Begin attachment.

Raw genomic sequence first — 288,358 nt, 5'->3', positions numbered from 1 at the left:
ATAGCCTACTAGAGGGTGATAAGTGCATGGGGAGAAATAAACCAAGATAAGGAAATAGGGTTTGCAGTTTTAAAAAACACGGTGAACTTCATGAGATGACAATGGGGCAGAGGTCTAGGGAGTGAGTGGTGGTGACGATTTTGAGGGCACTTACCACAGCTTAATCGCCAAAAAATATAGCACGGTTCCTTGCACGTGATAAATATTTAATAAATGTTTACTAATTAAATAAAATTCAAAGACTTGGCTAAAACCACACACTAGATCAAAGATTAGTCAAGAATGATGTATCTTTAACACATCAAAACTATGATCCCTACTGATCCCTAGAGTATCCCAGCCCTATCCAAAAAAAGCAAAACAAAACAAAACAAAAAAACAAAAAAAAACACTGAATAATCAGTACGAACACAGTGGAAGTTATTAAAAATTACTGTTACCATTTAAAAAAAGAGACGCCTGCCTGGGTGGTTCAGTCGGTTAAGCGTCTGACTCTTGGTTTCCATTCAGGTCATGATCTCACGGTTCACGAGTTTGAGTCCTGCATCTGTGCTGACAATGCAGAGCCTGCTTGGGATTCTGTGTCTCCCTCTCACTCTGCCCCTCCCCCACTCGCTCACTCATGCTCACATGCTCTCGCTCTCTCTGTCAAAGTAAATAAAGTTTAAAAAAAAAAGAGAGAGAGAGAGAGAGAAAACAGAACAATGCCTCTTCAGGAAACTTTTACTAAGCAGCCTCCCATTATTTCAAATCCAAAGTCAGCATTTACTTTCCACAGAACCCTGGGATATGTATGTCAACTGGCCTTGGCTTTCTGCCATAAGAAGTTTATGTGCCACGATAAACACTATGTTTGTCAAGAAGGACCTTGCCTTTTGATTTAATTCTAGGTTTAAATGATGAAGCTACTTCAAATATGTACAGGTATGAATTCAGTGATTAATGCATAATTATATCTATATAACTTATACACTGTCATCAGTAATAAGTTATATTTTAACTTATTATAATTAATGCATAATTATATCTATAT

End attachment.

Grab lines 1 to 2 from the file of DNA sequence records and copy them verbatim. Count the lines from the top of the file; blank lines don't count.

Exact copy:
Raw genomic sequence first — 288,358 nt, 5'->3', positions numbered from 1 at the left:
ATAGCCTACTAGAGGGTGATAAGTGCATGGGGAGAAATAAACCAAGATAAGGAAATAGGGTTTGCAGTTTTAAAAAACACGGTGAACTTCATGAGATGACAATGGGGCAGAGGTCTAGGGAGTGAGTGGTGGTGACGATTTTGAGGGCACTTACCACAGCTTAATCGCCAAAAAATATAGCACGGTTCCTTGCACGTGATAAATATTTAATAAATGTTTACTAATTAAATAAAATTCAAAGACTTGGCTAAAACCACACACTAGATCAAAGATTAGTCAAGAATGATGTATCTTTAACACATCAAAACTATGATCCCTACTGATCCCTAGAGTATCCCAGCCCTATCCAAAAAAAGCAAAACAAAACAAAACAAAAAAACAAAAAAAAACACTGAATAATCAGTACGAACACAGTGGAAGTTATTAAAAATTACTGTTACCATTTAAAAAAAGAGACGCCTGCCTGGGTGGTTCAGTCGGTTAAGCGTCTGACTCTTGGTTTCCATTCAGGTCATGATCTCACGGTTCACGAGTTTGAGTCCTGCATCTGTGCTGACAATGCAGAGCCTGCTTGGGATTCTGTGTCTCCCTCTCACTCTGCCCCTCCCCCACTCGCTCACTCATGCTCACATGCTCTCGCTCTCTCTGTCAAAGTAAATAAAGTTTAAAAAAAAAAGAGAGAGAGAGAGAGAGAAAACAGAACAATGCCTCTTCAGGAAACTTTTACTAAGCAGCCTCCCATTATTTCAAATCCAAAGTCAGCATTTACTTTCCACAGAACCCTGGGATATGTATGTCAACTGGCCTTGGCTTTCTGCCATAAGAAGTTTATGTGCCACGATAAACACTATGTTTGTCAAGAAGGACCTTGCCTTTTGATTTAATTCTAGGTTTAAATGATGAAGCTACTTCAAATATGTACAGGTATGAATTCAGTGATTAATGCATAATTATATCTATATAACTTATACACTGTCATCAGTAATAAGTTATATTTTAACTTATTATAATTAATGCATAATTATATCTATAT